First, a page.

Long-distance optical quantum channels are necessarily lossy, leading to errors in transmitted quantum information, entanglement degradation, and, ultimately, poor protocol performance. By highlighting the issues around inherent loss that occurs across every form of communication channel, scientists from Griffith University’s Centre for Quantum Dynamics have created a mechanism to reduce that loss.
Scientists performed distillation by ushering amplification to improve a noisy entanglement channel. They subsequently employed entanglement swapping to demonstrate unconditionally improved arbitrary quantum information transmission.
In this way, scientists represented the realization of a genuine quantum relay.
Dr. Sergei Slussarenko from The University of Queensland said, “The study was the first to demonstrate an error reduction method that improved the performance of a channel. First, we looked at the raw data transmitted via our channel and could see a better signal with our method than without it.”
“In our experiment, we first sent a photon through the loss – this photon is not carrying any useful information, so losing it was not a big problem. We could then correct for the effects of loss via a device called noiseless linear amplifier developed at Griffith and the University of Queensland.”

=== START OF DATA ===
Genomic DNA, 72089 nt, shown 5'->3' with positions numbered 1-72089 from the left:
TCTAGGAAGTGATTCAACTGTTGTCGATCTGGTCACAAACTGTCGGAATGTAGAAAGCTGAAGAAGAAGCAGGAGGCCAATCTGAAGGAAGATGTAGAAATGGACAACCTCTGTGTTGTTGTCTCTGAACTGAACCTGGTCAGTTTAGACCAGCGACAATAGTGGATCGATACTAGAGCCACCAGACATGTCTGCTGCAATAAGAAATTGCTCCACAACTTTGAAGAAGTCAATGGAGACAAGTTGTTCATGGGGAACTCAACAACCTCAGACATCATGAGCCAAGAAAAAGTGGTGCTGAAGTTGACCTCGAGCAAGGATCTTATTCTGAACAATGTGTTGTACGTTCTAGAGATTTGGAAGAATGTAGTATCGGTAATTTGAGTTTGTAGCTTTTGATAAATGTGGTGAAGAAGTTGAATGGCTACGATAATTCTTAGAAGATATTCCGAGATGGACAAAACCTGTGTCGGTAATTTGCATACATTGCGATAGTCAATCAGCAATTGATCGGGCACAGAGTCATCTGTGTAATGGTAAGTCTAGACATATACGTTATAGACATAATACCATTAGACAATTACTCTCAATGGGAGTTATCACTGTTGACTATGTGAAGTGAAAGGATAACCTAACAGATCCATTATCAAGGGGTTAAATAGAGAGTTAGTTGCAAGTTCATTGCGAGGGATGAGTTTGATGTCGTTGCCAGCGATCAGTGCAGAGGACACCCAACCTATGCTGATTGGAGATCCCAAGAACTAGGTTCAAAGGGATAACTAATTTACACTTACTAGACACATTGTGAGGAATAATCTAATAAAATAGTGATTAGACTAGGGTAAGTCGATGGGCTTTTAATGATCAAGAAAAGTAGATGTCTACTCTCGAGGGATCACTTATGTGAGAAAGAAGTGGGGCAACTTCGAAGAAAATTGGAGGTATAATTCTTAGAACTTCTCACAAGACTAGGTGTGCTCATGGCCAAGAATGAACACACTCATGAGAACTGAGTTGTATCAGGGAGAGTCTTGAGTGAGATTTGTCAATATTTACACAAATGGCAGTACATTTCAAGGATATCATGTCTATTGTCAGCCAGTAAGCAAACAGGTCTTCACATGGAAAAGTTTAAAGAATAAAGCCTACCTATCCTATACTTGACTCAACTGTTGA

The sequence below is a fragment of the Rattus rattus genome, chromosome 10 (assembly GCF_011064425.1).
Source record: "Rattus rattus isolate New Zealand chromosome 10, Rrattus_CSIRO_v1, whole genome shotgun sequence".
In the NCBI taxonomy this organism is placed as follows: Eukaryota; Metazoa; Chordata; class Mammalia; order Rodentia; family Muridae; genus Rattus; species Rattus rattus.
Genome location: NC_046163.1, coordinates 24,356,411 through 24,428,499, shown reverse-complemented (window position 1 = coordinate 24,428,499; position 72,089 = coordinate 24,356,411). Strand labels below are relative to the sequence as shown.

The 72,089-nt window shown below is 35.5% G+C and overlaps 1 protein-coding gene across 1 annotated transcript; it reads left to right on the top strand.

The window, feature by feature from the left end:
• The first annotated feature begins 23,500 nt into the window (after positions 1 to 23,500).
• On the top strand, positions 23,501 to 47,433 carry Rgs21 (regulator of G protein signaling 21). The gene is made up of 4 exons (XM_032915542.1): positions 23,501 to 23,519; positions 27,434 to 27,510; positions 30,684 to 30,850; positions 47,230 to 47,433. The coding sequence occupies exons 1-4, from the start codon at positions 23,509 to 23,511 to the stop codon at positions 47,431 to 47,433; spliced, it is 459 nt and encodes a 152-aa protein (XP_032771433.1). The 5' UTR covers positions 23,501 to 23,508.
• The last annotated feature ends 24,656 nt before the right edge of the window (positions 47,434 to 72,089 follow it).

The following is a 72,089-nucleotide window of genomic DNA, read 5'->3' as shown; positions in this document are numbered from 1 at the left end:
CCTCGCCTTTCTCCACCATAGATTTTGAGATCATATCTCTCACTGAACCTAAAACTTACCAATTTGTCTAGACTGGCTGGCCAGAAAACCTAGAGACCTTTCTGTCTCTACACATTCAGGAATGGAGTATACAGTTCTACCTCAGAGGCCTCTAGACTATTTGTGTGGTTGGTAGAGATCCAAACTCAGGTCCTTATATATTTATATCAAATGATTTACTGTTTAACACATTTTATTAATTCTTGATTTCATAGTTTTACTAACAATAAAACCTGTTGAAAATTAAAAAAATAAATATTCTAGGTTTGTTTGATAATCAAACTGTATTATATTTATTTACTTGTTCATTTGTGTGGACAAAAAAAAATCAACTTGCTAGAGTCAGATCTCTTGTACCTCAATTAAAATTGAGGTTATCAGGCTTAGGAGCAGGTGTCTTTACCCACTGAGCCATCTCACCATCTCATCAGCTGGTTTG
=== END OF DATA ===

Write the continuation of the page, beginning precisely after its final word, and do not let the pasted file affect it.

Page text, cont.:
“It can recover the lost quantum state, but it cannot always succeed; sometimes, it fails. However, once the recovery succeeds, we then use a quantum state teleportation protocol to teleport the information we wanted to transmit into the now corrected carrier, avoiding all the loss on the channel.”
“Our work implements a so-called quantum relay, a key ingredient of this long-distance communication network. The no-cloning theorem forbids making copies of unknown quantum data, so if a photon that carries information is lost, the information it carries is gone forever. A working long-distance quantum communication channel needs a mechanism to reduce this information loss, which we did in our experiment.”
“The next step in this study would be to reduce the errors to a level where the team could implement long-distance quantum cryptography and test the method using real-life optical infrastructure, such as those used for fiber-based internet.”
- Slussarenko, S., Weston, M.M., Shalm, L.K. et al. Quantum channel correction outperforming direct transmission. Nat Commun 13, 1832 (2022). DOI: 10.1038/s41467-022-29376-4